Monday, November 20, 2006

Blocking lace.

Wearable lace, that is. As opposed to decorative lace like doilies.

See, in decorative lace blocking, you use starch to hold it in shape. All the starch you want. Or even glue. But for wearable lace, you are relying entirely on the fibers to do their thing, to dry into the shape you want and then stay there. (Some fibers don't dry into any shape at all, particularly synthetics. You wash and pin and block and even steam, and the yarn remains curled-up weirdness just like when you took it off the needles.)

With this in mind, it's important to get the fiber WET. Swishing it through water isn't going to cut it. The water will sit on the surface of the fiber, to be blotted off again later, and it will be like you did nothing. No, for this kind of blocking, you want to soak.



When dying, you're supposed to soak your fibers; wool over night, cotton and silk even longer. And while that seems a bit extreme, you do need to leave your lace in water for a good bit. Generally, I leave the lace in the water until it sinks to the bottom, give it another half hour, and then pull the drain. This scarf is knit out of SilkyWool and took two hours, total, in the sink; an hour and a half to sink to the bottom and another half hour for good measure.

After that, drain it. DO NOT WRING THE KNITTING. If you've gotta, press on the knitting a bit and squoosh the water out of it, but remember - the water's what is going to work the magic when it comes to blocking, so mashing all the water out BEFORE it's blocked totally defeats the purpose.

Take your knitting out of the sink and lay it out on a towel or two:



If this were regular stockinette knitting, this is where I'd roll it up in the towel and stand on it to get rid of the water, or put it through the spin cycle in the washer to spin it out. But we've discussed how this defeats the purpose, so carefully roll up your knitting into the towel and transport it to wherever you're going to do the pinning-out. This will blot up a goodly bit of water, but leave enough to get the job done.

Spread out your lace, and pick somewhere to start pinning. Either an end, in the case of a scarf like this, or a long straight side in the case of a shawl. Stretch it quite a lot, but not to the absolute maximum it can be stretched. I'd say 90% of it's total possible width. Pin it down straight. Then measure it.



Do that at the other end; stretch the scarf to about 90% of it's possible length, then pin down the end to the same width as the other one. (That's why you measured.) Eyeball the center of the scarf, and pin that out to the proper width, too:



From there it's a simple progression.



Pin out at the one-quarter and three-quarter marks (halfway between the end and the center), then do the one-eighths, and after that, just pull it out everywhere along it's length and pin it down. Measure everything as you go so it doesn't look weird.



That's it. Leave it to dry, then unpin it and fling it about your neck with great flair and style. (Since the fibers are really wet, plan on giving it twelve hours to dry.)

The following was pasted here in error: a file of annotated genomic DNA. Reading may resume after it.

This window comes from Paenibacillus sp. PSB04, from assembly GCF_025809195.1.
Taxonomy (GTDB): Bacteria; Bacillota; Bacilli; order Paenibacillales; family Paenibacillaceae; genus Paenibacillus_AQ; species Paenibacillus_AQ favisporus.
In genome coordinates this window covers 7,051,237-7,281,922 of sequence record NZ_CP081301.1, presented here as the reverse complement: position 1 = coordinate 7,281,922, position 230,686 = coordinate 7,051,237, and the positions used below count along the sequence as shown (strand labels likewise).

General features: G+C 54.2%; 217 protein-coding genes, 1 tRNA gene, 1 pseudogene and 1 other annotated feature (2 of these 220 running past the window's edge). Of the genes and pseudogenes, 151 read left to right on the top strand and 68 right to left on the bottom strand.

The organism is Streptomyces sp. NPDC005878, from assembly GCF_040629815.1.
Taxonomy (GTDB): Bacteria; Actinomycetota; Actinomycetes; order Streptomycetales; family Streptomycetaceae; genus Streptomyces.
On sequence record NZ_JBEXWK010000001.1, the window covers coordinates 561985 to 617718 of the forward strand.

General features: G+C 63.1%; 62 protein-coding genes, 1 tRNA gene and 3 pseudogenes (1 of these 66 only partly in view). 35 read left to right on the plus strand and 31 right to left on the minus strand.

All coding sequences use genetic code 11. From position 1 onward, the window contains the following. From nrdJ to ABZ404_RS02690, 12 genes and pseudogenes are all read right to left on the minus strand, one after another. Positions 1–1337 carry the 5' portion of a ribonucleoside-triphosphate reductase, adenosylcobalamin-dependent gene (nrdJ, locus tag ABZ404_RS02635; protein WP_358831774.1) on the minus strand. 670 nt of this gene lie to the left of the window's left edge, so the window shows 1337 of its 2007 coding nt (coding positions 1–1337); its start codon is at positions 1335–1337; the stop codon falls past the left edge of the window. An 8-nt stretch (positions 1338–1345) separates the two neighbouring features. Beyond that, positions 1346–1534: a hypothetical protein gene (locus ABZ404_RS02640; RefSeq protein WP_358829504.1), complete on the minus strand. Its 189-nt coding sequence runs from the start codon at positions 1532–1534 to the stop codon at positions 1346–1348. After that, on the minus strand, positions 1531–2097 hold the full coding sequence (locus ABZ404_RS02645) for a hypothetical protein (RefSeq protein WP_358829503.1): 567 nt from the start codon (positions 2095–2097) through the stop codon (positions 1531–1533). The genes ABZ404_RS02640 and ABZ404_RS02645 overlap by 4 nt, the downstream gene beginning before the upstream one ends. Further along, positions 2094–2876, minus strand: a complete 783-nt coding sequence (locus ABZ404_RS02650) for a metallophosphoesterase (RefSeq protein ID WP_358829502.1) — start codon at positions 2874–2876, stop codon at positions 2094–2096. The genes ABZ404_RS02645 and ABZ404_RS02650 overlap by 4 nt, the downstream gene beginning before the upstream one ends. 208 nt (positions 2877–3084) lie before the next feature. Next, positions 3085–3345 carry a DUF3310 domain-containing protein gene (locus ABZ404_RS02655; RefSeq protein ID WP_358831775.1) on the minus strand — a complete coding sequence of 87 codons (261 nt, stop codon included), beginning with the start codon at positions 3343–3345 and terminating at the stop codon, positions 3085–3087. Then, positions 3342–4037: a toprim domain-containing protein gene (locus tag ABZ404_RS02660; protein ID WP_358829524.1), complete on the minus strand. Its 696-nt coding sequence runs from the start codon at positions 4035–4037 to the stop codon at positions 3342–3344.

EDITED TO ADD:
Scarf knitted by April the wonder knitter. I just blocked it for her. So bravo, April!

This soaking method should work on any natural fiber, including silk, so long as very thin filaments are handled carefully. I've immersed silk before and it was fine (except for the dye bleeding like a stuck pig), and wool is a lot sturdier than you'd think. Keep the water as close to room temperature as possible; it's shocks in temperature that cause most problems with fibers, not heat. And for crying out loud, don't scrub the stuff around.

And if this cat bites me one more time because I'm petting her, it's no catnip for her.

9 comments:

The Skirt said...

The scarf looks gorgeous! And what great serendipity - I'm planning to block my completed River this weekend (as long as my flaw-check is successful), and I will definitely change my method after reading your tutorial.

Bells said...

that is absolutely beautiful. And so long!!! What a fabulous tutorial Julie. The timing is perfect for when I start something in lace very soon...

Note to self: don't roll lace up in a towel and stamp on it!

Sheepish Annie said...

Well, this was timely given that I have a feather and fan scarf on the needles right now. I was just going to steam it to death.

Amy Lane said...

*sigh* Someday, when I have time and uninterupted brain activity to read a chart, I will knit lace. For now, I will envy April's--and keep your very good advice in mind.

April said...

You are truly a master blocker and I didn't pay you neeeearly enough money.

The tutorial is fantastic but I'm having too much fun saying, "I'm sending this to My Blocker" to put any of it into practice.

Maggie said...

see all that? That's why I don't knit in lace. But wow... it was worth it for you, that is beautiful. Some day I am going to be brave enough to try it.

Jejune said...

Thanks for all that info - I'm about 75% through that scarf pattern (It's Branching Out, on Knitty?), and will need to tackle my first lace blocking soon!

Lovely work, April :)

Pearls Mother said...

thanks for the wonderful info and photos,
after reading this blocking doesn't seem
quite so intimidating!
love April's scarf.

Patty in NC said...

Thanks for a great article. I learned so much. My question is would you recommend blocking wires? I understand using pins for the lace scarf as I am knitting my first lace shawl, the fir cone wrap type shawl, and thought I should ask.